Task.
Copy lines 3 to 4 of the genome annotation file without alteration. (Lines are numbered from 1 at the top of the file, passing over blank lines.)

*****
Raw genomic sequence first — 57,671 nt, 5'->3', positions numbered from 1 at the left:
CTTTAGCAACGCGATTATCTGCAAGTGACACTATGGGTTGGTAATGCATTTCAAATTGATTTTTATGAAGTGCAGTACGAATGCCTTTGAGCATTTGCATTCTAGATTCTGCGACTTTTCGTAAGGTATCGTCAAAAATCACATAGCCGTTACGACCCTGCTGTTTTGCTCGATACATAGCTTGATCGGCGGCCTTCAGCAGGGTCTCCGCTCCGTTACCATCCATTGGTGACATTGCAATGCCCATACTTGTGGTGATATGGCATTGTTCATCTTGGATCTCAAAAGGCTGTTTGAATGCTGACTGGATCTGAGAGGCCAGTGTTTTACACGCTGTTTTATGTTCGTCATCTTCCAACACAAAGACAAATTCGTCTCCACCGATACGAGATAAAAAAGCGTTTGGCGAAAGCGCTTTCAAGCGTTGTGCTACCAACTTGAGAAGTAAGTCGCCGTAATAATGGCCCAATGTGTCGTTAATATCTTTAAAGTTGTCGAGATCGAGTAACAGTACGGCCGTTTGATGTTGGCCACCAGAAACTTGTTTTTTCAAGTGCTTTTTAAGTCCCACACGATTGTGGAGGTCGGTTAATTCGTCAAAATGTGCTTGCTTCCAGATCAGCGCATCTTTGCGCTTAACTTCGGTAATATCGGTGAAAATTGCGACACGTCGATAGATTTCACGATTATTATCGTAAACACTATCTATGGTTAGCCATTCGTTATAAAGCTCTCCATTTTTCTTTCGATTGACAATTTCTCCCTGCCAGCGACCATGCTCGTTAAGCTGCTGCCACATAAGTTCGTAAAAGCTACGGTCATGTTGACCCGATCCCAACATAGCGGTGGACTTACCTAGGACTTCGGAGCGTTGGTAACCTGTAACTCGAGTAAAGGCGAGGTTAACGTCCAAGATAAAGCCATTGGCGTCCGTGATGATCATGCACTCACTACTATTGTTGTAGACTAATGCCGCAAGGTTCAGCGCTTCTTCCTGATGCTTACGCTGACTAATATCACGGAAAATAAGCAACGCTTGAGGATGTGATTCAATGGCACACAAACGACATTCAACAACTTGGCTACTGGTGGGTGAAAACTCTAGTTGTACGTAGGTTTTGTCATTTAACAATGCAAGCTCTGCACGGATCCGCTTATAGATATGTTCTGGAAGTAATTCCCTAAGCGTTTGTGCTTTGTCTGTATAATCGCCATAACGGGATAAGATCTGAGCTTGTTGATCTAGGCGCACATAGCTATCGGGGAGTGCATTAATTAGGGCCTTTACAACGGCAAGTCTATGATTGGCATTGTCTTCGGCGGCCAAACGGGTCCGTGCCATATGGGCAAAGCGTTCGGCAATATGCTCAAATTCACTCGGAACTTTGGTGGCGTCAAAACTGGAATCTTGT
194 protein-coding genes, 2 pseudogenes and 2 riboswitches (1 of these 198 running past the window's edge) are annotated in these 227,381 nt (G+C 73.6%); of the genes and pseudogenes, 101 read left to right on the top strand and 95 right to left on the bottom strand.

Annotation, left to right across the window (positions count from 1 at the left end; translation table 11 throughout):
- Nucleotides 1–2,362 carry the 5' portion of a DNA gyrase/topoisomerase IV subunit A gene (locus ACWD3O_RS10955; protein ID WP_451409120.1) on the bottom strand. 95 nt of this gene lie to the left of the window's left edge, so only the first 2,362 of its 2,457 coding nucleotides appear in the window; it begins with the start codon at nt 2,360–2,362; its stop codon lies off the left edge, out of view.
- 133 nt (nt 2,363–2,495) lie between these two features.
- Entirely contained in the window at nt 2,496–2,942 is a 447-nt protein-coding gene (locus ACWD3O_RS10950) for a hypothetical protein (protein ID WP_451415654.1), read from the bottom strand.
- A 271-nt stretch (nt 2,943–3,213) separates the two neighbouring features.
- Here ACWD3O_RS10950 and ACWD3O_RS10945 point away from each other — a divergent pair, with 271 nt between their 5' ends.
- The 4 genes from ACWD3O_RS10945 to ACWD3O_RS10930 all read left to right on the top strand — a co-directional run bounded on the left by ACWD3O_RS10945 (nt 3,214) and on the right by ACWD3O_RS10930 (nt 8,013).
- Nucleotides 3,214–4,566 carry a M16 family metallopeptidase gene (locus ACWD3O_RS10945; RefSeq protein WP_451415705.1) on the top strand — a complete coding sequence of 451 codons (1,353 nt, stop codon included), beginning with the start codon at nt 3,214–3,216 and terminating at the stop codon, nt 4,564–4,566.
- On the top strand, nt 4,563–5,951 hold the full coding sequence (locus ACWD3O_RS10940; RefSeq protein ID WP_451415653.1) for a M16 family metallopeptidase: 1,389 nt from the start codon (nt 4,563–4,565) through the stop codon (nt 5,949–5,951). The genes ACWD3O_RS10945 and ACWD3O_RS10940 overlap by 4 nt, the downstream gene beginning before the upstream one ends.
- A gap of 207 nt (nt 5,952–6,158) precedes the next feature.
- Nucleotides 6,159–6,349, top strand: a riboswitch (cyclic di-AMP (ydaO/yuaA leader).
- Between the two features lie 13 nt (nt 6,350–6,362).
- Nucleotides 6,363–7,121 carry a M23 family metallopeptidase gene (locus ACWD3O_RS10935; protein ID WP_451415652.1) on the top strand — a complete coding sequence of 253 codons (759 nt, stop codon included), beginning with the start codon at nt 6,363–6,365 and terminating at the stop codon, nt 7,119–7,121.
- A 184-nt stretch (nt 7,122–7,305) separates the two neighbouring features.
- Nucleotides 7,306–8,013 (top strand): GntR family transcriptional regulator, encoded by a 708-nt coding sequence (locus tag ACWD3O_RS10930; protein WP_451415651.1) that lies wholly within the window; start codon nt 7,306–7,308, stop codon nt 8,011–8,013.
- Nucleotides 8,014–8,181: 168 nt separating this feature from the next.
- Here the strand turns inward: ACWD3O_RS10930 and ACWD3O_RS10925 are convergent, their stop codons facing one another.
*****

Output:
194 protein-coding genes, 2 pseudogenes and 2 riboswitches (1 of these 198 running past the window's edge) are annotated in these 227,381 nt (G+C 73.6%); of the genes and pseudogenes, 101 read left to right on the top strand and 95 right to left on the bottom strand.

Annotation, left to right across the window (positions count from 1 at the left end; translation table 11 throughout):